“Certain things are true,” says the American historian Deborah Lipstadt in the newly-released movie, Denial. “Elvis is dead. The ice caps are melting. And the Holocaust did happen.
“Millions of Jews went to their deaths in camps and open pits in a brutal genocide which was sanctioned and operated by the leaders of the Third Reich. There are some subjects about which two points of view are not equally valid.”
On September 5, 1996, the British author and Holocaust denier David Irving (Timothy Spall in the movie) filed a libel suit against Lipstadt (Rachel Weisz) and her British publisher Penguin Books.
In 1993, in her book, Denying the Holocaust, Lipstadt had called Irving a Holocaust denier and accused him of distorting evidence and manipulating historical documents.
Irving had authored a series of books about the Third Reich and World War II. Among these: The War Path; Hitler’s War; The Trail of the Fox (a biography of Erwin Rommel); and The War Between the Generals (on the infighting among the Allied high command).
Of these, Hitler’s War (1977) was–and remains–the most controversial. Although Irving admitted that the Holocaust had occurred, he claimed that Hitler hadn’t ordered it–or even known about it. He blamed Reichsfuhrer-SS Henirich Himmler and his number-two deputy, Reinhard Heydrich, as its architects.
For decades, Irving boasted that no one had ever found a written order from Hitler ordering the Holocaust–and offered to pay £1000 to anyone who could find such an order.
In later years, Irving completely denied that the Holocaust had occurred. He claimed that gas chambers had never been used to exterminate Jews and there was no officially-sanctioned Third Reich plan to slaughter European Jewry.
But Irving claimed that Lipstadt’s labeling him a Holocaust denier had tarred him as a disreputable historian–and had thus damaged his professional reputation.
Irving sued in a British court because the burden would be on the defendant to prove that s/he had not committed libel. (In American courts, the plaintiff must not only prove s/he has been libeled, but with actual malice.)
Lipstadt faced a second hurdle: Her lawyers ordered her to not take the witness stand. They wanted to put and keep the focus entirely on Irving–and to make his virulent anti-Semitism the issue in the case.
In her 2005 autobiography, Denial, Lipstadt described the agonies she endured in preparing for–and sitting through–this trial:
“For four years I immersed myself in the works of a man who exuded contempt for me and much of what I believed. I lost many nights of sleep, worried that because of some legal fluke Irving might prevail.”
For Lipstadt, more was at stake than the possibility of losing a big chunk of money.
Above all, she feared that an Irving victory would give anti-Semites a legal precedent for “proving” that the extermination of six million Jewish men, women and children hadn’t occurred.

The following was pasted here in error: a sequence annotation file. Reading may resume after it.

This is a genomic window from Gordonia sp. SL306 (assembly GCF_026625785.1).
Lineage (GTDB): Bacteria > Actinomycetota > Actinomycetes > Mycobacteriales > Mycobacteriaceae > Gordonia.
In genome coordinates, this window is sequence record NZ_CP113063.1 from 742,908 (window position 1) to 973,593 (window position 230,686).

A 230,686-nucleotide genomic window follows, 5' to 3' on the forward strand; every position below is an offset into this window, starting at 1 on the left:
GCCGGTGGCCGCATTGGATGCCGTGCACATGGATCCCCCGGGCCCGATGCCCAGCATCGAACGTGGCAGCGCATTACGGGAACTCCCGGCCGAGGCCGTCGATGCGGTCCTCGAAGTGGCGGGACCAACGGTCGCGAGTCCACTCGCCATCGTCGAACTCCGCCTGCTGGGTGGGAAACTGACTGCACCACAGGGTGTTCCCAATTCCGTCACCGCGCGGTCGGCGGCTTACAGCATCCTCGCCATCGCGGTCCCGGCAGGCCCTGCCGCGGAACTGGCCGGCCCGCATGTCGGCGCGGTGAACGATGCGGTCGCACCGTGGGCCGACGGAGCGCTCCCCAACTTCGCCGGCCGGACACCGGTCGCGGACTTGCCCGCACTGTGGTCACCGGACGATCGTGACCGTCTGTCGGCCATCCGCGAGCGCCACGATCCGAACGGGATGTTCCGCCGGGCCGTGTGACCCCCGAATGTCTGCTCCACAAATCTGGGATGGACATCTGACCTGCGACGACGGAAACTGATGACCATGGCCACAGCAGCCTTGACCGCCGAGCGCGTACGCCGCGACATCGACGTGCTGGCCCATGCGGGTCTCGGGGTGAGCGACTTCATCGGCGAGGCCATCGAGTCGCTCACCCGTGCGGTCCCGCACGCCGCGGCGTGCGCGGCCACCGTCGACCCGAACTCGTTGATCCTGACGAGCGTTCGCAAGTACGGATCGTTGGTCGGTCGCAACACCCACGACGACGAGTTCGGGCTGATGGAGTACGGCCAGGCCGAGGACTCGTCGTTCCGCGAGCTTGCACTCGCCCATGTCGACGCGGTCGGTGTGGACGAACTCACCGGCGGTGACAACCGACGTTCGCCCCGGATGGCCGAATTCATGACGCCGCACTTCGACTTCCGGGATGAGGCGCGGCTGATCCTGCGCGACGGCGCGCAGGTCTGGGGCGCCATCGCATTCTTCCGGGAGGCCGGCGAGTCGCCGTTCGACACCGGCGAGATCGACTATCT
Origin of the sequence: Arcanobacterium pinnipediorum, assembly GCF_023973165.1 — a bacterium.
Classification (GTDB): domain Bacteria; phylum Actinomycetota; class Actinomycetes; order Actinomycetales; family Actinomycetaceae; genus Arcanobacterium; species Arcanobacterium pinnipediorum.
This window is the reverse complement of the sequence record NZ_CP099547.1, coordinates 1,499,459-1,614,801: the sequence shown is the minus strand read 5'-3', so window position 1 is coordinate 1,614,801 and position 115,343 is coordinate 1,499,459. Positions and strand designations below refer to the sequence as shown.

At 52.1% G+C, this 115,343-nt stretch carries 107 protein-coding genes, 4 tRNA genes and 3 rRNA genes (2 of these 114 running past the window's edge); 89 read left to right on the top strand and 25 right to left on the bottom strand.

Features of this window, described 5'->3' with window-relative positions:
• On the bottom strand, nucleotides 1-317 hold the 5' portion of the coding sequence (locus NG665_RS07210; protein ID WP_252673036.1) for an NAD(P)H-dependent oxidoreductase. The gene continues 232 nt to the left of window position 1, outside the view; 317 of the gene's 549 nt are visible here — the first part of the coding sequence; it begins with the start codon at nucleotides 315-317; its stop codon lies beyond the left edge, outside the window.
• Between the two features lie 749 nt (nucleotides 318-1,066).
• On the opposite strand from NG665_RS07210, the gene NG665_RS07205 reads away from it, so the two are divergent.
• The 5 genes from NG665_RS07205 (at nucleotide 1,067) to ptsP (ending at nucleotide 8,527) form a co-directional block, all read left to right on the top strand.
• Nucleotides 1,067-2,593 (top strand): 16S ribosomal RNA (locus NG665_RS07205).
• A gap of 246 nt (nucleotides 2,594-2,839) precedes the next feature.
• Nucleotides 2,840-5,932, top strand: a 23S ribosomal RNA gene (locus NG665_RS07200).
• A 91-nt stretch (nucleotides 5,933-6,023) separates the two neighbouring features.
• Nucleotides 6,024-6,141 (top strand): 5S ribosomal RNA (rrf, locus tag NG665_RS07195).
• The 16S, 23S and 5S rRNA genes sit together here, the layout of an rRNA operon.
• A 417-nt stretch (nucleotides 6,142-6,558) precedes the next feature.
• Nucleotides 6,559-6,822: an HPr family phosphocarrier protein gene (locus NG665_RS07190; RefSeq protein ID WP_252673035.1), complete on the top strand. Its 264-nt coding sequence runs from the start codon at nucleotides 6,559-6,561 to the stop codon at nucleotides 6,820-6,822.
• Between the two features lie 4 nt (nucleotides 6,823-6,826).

The case was tried in a London court from January to March, 2000.
Entering court on the first morning of trial, Irving assured the assembled reporters that he would be victorious.
Asked where his legal team was, he said he had chosen to represent himself: They might know the law, but he knew the topic–Hitler and the Third Reich.
The outcome was a disaster–for Irving.
Among the expert witnesses testifying on behalf of Lipstadt was Richard J. Evans, professor of modern history at Cambridge University and author of a three-volume history on the Third Reich. In his examination of Irving’s work, Evans found:
“Not one of [Irving’s] books, speeches or articles, not one paragraph, not one sentence in any of them, can be taken on trust as an accurate representation of its historical subject.
“All of them are completely worthless as history, because Irving cannot be trusted anywhere, in any of them, to give a reliable account of what he is talking or writing about. … if we mean by historian someone who is concerned to discover the truth about the past, and to give as accurate a representation of it as possible, then Irving is not a historian.”
Judge Charles Gray found that:
“Irving had for his own ideological reasons persistently and deliberately misrepresented and manipulated historical evidence” and that “for the same reasons, he had portrayed Hitler in an unwarrantedly favorable light, principally in relation to his attitude towards and responsibility for the treatment of the Jews.”
The judge also found that Irving was “an active Holocaust denier; that he was anti-Semitic and racist and that he associated with right-wing extremists who promoted neo-Nazism.”
Irving was discredited as a historian and ordered to pay all of Penguin’s costs of the trial, estimated to be as much as £2 million ($3.2 million in American currency). When Irving didn’t pay, he was forced into bankruptcy and lost his home.
Asked by a reporter, “Will you stop denying the Holocaust on the basis of this judgment?” Irving replied, “Good Lord, no.”
Denying the truth about the past didn’t work for David Irving. Soon America will discover if it works for Donald Trump.